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Another example of the spring ring clasp.  Note the chain configuration--a common style used by Haskell.  Unsigned Haskell.

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Slide clasp of dark gold-tone metal.  The necklace was purchased in Paris in the mid 1930s.  Unsigned Haskell.

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Delicate silver-tone clasp that holds up quite an elaborate two-tier pearl necklace.  Probably from the 1940s.  Unsigned Haskell.

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Slide clasp showing a lovely filigree topped with a flattened vaseline glass flower, c. 1930s.  Unsigned Haskell.

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Back of clasp showing metal plate covering wiring.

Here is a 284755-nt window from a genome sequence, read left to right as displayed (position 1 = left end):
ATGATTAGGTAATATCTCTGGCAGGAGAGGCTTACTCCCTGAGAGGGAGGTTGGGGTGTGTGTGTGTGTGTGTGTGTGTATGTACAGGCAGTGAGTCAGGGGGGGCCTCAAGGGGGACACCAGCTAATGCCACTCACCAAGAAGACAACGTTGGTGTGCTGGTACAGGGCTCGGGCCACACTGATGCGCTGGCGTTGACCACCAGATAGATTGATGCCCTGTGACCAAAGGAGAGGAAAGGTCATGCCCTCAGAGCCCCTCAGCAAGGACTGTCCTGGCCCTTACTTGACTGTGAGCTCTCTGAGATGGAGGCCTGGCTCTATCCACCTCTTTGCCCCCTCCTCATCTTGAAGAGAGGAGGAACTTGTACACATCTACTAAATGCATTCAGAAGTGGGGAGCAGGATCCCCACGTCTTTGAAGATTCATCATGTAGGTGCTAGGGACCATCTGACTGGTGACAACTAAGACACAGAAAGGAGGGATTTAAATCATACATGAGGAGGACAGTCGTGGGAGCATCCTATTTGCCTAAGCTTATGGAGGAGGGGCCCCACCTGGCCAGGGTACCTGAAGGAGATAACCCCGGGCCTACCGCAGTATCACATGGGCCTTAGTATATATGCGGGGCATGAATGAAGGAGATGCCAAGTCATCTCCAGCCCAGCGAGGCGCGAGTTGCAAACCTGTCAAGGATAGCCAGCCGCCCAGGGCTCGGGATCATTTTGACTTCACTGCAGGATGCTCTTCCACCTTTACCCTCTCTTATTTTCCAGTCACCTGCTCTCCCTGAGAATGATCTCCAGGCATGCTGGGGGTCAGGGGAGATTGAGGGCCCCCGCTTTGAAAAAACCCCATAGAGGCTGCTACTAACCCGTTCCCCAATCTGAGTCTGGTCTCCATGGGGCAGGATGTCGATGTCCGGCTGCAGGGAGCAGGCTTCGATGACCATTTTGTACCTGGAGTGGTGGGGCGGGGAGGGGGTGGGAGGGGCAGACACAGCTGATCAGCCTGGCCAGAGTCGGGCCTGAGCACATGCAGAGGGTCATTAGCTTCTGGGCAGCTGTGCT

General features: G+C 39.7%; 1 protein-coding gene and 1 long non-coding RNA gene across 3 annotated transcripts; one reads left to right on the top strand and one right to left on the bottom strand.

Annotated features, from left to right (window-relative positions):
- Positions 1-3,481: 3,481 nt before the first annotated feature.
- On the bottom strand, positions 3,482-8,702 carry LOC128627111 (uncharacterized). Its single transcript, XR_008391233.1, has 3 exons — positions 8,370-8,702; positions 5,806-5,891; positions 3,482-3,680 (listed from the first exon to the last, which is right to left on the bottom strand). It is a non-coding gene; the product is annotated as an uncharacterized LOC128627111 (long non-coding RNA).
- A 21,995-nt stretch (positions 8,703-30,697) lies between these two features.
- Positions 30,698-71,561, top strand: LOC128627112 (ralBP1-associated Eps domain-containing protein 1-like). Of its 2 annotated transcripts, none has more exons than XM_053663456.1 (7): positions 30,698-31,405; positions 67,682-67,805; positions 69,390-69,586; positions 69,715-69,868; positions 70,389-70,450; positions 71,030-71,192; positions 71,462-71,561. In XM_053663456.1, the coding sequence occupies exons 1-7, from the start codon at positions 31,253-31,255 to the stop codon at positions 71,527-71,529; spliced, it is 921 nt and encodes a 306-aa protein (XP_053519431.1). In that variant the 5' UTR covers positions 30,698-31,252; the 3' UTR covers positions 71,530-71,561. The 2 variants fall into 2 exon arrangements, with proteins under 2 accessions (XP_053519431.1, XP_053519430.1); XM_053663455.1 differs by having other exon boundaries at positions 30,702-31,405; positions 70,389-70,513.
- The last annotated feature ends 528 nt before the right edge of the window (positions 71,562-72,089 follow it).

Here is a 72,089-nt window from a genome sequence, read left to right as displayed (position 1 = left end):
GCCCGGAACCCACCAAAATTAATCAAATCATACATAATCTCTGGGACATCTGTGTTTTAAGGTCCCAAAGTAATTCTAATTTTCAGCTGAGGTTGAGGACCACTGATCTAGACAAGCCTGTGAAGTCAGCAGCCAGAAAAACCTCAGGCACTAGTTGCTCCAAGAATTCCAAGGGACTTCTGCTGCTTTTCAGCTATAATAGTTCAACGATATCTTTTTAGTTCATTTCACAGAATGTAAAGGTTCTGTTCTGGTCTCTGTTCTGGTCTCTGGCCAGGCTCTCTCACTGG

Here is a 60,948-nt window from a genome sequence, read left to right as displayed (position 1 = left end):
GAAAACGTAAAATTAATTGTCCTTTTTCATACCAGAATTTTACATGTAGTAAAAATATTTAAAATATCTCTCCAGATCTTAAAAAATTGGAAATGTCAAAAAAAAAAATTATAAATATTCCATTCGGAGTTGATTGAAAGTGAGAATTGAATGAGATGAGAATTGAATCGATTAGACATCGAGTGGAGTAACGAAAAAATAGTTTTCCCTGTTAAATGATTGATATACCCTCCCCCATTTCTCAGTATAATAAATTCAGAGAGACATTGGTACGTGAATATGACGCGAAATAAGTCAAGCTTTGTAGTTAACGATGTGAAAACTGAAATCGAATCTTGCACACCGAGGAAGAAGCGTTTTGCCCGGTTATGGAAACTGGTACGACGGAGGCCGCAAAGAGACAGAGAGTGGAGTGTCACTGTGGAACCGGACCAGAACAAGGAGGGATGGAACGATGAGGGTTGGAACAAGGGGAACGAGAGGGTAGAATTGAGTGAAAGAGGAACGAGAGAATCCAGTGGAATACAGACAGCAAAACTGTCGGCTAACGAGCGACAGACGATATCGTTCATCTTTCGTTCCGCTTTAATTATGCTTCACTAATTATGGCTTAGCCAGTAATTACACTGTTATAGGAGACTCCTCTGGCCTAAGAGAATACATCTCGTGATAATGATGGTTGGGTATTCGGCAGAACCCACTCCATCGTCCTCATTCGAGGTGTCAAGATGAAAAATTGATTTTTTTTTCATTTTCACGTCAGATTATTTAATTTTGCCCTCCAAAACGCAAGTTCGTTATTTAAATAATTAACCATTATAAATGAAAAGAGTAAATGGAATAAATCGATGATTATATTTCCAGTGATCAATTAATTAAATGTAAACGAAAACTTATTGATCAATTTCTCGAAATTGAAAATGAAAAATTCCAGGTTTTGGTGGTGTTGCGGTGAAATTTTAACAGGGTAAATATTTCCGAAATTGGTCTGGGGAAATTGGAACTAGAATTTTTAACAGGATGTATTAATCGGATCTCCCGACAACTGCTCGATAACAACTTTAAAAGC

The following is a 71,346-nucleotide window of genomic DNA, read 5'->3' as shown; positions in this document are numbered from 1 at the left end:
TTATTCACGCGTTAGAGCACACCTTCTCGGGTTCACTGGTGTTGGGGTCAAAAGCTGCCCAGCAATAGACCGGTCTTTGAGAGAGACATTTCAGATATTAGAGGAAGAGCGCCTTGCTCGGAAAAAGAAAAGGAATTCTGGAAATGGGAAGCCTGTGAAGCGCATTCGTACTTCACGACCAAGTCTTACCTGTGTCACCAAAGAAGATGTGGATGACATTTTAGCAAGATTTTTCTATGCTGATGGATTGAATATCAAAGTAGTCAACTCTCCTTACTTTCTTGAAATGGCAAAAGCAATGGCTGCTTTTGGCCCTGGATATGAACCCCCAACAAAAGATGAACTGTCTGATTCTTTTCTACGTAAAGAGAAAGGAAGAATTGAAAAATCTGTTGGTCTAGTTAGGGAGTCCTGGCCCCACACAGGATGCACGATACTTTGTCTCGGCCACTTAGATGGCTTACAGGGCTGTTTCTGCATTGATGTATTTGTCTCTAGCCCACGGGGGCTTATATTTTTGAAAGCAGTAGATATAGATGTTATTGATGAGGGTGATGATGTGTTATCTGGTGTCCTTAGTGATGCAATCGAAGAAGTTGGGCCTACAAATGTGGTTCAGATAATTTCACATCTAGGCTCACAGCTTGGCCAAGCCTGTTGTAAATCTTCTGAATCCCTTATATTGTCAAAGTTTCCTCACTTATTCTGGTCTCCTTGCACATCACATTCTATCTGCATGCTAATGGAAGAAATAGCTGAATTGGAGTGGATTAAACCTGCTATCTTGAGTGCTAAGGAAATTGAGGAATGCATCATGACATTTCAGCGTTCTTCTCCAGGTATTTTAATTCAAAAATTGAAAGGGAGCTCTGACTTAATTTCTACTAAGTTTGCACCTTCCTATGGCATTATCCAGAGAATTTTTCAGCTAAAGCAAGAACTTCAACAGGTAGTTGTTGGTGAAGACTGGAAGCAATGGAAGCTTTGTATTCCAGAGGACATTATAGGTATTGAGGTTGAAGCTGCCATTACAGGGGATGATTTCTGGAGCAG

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Clasp of silk cord and gold-tone beads c 1941.  From Cera, The Jewels of Miriam Haskell, p 78.

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An early necklace clasp, looking handmade, made of twisted wire.  Probably from WWII based on a matching clip.  Unsigned Haskell.

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Spring ring clasp from a WWII-era necklace.  Design elements on the necklace are mounted on pierced plastic.  End-caps are a typical Haskell style, but are also found on Czech jewelry.  Unsigned Haskell.

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Slide clasp of silver-tone metal, gilt flowers and rhinestones.  Necklace was shown in a 1947 ad.  Unsigned Haskell.

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Slide clasp from a 1949 bow necklace dated from an ad, which interestingly, is not signed.  Unsigned Haskell.